• A person classified as a clinical case should not be counted as a screening case thereafter for the same organism/carbapenemase combination (e.g., patient with known NDM+ E. coli infection who later has NDM+ E. coli colonization should not be counted as a separate case).
  • A person classified as a screening case can be later counted as a clinical case with the same organism/carbapenemase combination (e.g., patient with NDM+ E. coli peri-rectal screening swab who later develops NDM+ E. coli blood stream infection would be counted twice, once in each category). This is the only way that the same organism/carbapenemase combination can be counted twice for the same person.
  • A case with a known carbapenemase but unknown organism should only be counted once for that carbapenemase (e.g., an NDM+ screening case is later screened at a different facility and tests NDM+ positive and no organism is identified again).

Case Classification


Any specimen that meets the confirmatory laboratory evidence.

Case Classification Comments

The following provides guidance for health departments to use for the further classification of CPO cases. Each CPO report should be stratified by whether the specimen was clinical (i.e., collected for the purpose of diagnosing or treating disease in the course of normal care) versus screening (i.e., collected for the detection of colonization and not for the purpose of diagnosing or treating disease).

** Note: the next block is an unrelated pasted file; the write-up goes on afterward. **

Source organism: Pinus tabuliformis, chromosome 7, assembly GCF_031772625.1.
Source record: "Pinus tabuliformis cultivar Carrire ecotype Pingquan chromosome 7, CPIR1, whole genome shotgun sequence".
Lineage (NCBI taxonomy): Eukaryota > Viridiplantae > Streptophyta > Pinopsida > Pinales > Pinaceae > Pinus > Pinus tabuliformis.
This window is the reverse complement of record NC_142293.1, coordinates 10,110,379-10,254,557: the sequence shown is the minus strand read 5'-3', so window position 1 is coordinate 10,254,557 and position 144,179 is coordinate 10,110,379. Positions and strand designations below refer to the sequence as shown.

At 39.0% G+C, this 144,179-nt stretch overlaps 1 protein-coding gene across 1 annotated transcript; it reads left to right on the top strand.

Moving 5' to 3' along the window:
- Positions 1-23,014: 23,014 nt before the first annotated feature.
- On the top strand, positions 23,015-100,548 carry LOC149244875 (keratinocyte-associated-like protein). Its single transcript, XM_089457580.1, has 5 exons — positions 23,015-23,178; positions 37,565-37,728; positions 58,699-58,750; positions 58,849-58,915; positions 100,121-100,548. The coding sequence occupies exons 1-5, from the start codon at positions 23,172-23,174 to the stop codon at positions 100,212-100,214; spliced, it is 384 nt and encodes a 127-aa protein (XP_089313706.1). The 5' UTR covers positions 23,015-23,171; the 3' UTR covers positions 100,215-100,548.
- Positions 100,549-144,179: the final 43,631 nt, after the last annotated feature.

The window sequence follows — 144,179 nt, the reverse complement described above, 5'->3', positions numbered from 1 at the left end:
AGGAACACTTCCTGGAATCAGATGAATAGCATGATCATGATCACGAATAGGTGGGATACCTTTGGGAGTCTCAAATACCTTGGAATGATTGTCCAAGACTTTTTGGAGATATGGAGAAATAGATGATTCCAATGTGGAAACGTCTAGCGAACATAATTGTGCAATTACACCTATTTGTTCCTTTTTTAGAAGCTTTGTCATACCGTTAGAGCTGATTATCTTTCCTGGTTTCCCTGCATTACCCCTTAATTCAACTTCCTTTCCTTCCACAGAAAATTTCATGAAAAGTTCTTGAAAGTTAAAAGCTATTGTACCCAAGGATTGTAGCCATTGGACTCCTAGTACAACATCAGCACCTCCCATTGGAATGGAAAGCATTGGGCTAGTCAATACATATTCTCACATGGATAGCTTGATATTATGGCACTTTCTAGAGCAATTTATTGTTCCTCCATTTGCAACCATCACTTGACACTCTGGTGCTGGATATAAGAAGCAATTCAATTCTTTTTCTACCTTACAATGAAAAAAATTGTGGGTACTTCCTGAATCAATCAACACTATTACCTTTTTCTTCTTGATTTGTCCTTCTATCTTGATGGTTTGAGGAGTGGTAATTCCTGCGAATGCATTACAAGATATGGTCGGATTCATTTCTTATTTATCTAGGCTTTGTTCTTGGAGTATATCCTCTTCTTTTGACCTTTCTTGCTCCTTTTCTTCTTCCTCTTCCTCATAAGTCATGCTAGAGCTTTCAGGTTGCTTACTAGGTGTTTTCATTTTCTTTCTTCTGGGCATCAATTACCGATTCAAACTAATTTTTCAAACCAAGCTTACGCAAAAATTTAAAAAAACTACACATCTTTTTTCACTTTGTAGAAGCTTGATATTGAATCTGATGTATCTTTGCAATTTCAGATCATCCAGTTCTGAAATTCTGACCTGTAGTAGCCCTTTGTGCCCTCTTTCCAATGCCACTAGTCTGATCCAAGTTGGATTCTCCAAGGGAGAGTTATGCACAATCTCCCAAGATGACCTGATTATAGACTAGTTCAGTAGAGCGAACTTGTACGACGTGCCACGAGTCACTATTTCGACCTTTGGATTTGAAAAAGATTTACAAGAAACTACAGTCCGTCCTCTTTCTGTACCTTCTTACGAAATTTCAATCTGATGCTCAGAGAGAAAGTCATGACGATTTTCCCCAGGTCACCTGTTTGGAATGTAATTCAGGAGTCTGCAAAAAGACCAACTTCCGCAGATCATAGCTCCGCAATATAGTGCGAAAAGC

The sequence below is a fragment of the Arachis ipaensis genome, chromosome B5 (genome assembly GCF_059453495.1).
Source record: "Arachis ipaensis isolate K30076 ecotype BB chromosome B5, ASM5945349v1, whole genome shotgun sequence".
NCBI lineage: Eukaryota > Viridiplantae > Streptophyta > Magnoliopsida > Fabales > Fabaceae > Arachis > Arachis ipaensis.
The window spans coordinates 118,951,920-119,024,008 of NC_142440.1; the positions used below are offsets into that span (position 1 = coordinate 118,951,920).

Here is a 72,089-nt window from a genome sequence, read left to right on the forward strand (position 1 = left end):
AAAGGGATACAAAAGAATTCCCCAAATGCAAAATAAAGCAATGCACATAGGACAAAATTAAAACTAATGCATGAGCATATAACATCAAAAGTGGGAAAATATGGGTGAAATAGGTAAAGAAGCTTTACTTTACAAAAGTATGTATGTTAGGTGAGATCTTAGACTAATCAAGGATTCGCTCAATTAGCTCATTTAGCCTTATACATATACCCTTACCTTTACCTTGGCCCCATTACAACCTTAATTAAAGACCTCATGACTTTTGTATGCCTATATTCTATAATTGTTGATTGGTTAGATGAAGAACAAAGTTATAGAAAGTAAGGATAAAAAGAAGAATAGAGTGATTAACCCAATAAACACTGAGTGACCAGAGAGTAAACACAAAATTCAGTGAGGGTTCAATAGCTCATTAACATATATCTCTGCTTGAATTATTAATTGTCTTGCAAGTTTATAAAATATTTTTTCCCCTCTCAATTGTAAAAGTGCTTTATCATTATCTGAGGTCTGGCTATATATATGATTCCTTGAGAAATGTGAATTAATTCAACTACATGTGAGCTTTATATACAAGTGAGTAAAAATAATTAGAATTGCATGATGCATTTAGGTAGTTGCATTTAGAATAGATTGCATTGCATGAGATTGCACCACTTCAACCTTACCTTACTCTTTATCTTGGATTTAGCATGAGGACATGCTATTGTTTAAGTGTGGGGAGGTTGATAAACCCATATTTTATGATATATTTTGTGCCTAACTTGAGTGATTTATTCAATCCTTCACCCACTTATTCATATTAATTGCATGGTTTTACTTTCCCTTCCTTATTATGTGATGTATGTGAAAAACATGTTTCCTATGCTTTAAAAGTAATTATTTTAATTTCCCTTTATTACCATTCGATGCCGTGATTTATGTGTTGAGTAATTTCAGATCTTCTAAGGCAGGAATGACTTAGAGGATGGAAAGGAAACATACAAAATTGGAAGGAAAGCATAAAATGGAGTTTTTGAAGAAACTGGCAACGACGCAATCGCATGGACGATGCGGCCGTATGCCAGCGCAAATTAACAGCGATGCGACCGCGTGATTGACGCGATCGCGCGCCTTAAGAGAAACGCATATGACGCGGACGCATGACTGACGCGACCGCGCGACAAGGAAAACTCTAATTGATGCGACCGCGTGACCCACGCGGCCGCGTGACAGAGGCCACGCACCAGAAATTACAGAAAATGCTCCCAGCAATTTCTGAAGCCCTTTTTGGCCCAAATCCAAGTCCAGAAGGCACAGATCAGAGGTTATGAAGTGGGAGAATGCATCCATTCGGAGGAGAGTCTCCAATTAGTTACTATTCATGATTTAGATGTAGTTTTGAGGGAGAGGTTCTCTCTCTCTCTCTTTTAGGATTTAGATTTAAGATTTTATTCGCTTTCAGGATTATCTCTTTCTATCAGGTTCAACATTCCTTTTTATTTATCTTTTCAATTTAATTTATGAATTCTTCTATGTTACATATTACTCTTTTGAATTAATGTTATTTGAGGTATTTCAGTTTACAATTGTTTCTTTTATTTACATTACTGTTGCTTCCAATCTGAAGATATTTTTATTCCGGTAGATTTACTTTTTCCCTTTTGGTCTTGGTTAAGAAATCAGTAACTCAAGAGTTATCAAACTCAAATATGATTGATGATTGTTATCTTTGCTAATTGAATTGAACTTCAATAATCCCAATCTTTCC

Because it can be difficult to differentiate screening specimens from clinical specimens based on microbiology records, screening cases should generally be limited to CPO identified in rectal, peri-rectal, axilla, groin, or stool specimens. Specimens from such sites can be assumed to be for screening unless specifically noted otherwise. Laboratories may also note screening specimens from other sites (e.g., wound, tracheostomy or central line sites). Laboratories do not need to change their practice; public health wants to identify all CPO whether they come from screening or clinical specimens.

Each report should also specify carbapenemase gene(s) when known (e.g., blaKPC, blaNDM, blaOXA-48, blaVIM, blaIMP, etc.), listing all genes within the same specimen (e.g., NDM+ OXA-48+ E. coli).


  1. Antibiotic Resistance Threats in the United States, 2019. Atlanta, GA: U.S. Department of Health and Human Services, CDC; 2019. Add PDF File Link
  2. Yigit H, Queenan AM, Anderson GJ, et al. Novel carbapenem-hydrolyzing beta-lactamase, KPC-1, from a carbapenem-resistant strain of Klebsiella pneumoniae [published correction appears in Antimicrob Agents Chemother. 2008 Feb;52(2):809]. Antimicrob Agents Chemother. 2001;45(4):1151-1161. doi:10.1128/AAC.45.4.1151-1161.2001
  3. Antibiotic Resistance & Patient Safety Portal (AR&PSP) AR Lab Network Data. Atlanta, Georgia: U.S. Department of Health and Human Services, CDC.
  4. Bonomo RA, Burd EM, Conly J, et al. Carbapenemase-Producing Organisms: A Global Scourge. Clin Infect Dis. 2018;66(8):1290-1297. doi:10.1093/cid/cix893